Brilliant opportunities

Picture of Johannes and Friederieke Schiff

Pictured: Johannes and Friederieke Schiff

The spirit of three generations is driving one family’s vision to empower female Indigenous students.

Tim and Kim Gow are continuing a legacy that stretches across three generations of their family to Tim’s maternal grandparents – Johannes (“Johnny”) and Friederieke (“Fritzi”) Schiff.

Tim’s aunt Monika’s desire to help Indigenous women access higher education created the beginning of a remarkable family legacy, that continues to make an impact in the lives of students today.

“The scholarship is something we’re really excited about and truly reflects the deep desire of Monika and my grandparents.” – Tim Gow

Monika’s interest in Indigenous causes was first sparked upon hearing two women from Palm Island in north Queensland share their experiences of discrimination at a women and politics conference in 1975, coinciding with the International Year of Women.

The experience ignited a commitment to creating meaningful change, and after her retirement as a school counsellor, Monika became closely involved with Indigenous advocacy initiatives, including the Aboriginal Educational Council and the Roberta Sykes Black Women’s Action in Education Foundation (now the Roberta Sykes Indigenous Education Foundation).

Her contribution to the foundation’s scholarships led to her involvement at UTS, after the foundation assisted UTS alumna Larissa Behrendt (now Professor of Law and Director of Research at the Jumbunna Institute for Indigenous Education and Research) to study at Harvard University.

Inspired by seeing the impact of scholarships, Monika, together with her sister Lis and her son Tim and Tim’s wife Kim established what has become known today as the Schiff Family Scholarship, providing financial support for Indigenous female students who are undertaking undergraduate study at UTS.

The scholarship provides recipients with up to $60,000 over three years in support of their studies and living expenses while on campus. Many scholarship recipients have also been touched by Monika’s friendship, and the sense of family they have found at Jumbunna, UTS’s ‘home away from home’ which provides a range of support services for Indigenous students.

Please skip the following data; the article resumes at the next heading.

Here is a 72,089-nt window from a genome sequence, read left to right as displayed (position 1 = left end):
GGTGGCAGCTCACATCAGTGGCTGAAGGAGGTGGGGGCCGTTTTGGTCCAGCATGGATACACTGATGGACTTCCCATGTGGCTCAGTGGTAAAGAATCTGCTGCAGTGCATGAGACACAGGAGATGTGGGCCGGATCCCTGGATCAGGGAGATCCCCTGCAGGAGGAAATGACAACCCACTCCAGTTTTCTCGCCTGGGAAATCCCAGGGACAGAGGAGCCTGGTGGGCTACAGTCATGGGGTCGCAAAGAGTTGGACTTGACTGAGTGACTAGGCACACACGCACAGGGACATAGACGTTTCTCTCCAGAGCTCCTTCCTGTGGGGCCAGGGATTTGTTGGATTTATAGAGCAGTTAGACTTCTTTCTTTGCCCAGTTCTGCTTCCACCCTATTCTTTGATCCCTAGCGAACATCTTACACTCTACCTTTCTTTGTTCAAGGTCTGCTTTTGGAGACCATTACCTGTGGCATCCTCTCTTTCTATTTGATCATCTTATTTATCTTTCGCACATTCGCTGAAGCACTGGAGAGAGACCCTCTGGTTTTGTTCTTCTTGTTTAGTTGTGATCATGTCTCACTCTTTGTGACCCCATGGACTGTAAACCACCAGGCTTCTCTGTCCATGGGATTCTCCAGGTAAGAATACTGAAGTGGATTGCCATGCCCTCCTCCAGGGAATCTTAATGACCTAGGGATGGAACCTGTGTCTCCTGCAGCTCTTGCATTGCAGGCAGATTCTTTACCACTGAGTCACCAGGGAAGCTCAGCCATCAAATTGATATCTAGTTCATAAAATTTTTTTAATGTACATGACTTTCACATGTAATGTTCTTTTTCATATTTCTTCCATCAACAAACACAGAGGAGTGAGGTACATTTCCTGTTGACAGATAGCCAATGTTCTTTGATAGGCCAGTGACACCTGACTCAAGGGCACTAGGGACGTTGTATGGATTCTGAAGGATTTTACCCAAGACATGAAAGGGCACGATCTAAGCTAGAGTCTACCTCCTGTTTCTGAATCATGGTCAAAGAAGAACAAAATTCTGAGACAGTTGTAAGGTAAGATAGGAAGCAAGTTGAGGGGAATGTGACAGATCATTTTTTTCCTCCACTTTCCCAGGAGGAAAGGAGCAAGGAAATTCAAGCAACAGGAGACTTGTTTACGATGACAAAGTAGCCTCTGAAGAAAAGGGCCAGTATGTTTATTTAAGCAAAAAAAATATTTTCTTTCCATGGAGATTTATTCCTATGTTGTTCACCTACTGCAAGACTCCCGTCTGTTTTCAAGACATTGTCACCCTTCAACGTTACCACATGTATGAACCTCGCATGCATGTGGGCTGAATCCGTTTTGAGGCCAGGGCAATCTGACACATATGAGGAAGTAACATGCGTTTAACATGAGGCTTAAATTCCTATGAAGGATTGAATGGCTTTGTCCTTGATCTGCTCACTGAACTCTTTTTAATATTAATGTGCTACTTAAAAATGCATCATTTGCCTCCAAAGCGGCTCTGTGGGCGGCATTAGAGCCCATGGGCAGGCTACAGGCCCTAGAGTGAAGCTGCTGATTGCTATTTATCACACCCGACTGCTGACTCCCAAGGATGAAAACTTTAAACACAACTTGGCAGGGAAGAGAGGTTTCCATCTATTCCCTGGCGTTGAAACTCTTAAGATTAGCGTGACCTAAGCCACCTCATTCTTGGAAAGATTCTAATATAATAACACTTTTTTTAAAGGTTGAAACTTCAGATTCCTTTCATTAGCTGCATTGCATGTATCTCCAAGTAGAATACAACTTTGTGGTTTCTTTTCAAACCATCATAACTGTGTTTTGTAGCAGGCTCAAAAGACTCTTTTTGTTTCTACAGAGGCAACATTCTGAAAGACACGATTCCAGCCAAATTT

The family established the scholarship in memory of Monika and Lis’s parents, Johnny and Fritzi Schiff, who made a home for themselves in Australia after fleeing Nazi persecution immediately prior to the Second World War. In 2009, Monika also made a substantial bequest gift in her will to ensure future generations of Indigenous women would continue to be inspired to study at UTS.

Today, Tim and Kim Gow, are proud to be continuing her work and honouring the remarkable memory of Tim’s grandparents.

“The scholarship profoundly reflects the sense of gender equality that my grandparents had,” Tim says. They had an “amazing passion and unshakable belief in education” which was forged nearly eight decades ago as the clouds of conflict loomed over Europe.

An Austrian Jew, Johnny’s family life and business were devastated when the Nazis occupied his country in March 1938. One evening, Johnny, the owner of a chemical factory in Vienna, was approached by one of his workers with an ultimatum: leave the country by the following day, or the Nazis will be informed.

Although Fritzi and daughters Lis and Monika were safe for the time being, Johnny was forced to flee for his life. After escaping to London, he began to seek refugee status around the world. By the end of the year, he was granted entry to Australia and his young family soon followed in a six-week-long journey by sea.

“They arrived in Sydney not penniless, but the majority of their accumulated funds was gone,” Tim says: Monika was four years old and Lis was seven. It was the beginning of a new life, and the girls’ future was very much on their parents’s minds. Tim continues: “Their focus, beyond just getting a roof over the heads and having enough food so they didn’t starve, was: what are the girls going to do to improve their lives?”

“Education was the key they felt to get ahead in this country,” says Kim. “It was important to go to university.” So strong was Fritzi’s belief that during her later years at a nursing home, Kim recounts that Monika would visit and find her mother encouraging female staff to further their studies.

Over the past 15 years, the scholarship has transformed the lives of many women, including Rebecca McGrath, who was the first of her extended family to study at university, graduating with a Bachelor of Laws and Bachelor of Arts in International Studies. “I really wanted an education to advance myself,” she says. “Knowing that someone out there believes in me enough to provide financial assistance has been the greatest gift.”

Seeing so many young women excel has been incredibly rewarding, and the calibre of students applying for the scholarship has inspired Kim and Tim, on behalf of the Schiff family, to award two full scholarships per year.

“The scholarship is something we’re really excited about and truly reflects the deep desire of Monika and my grandparents,” says Tim.

“There’s a superb support network for UTS people. It must be tremendously exciting to be a young student today, and I think that students here have got a brilliant opportunity.”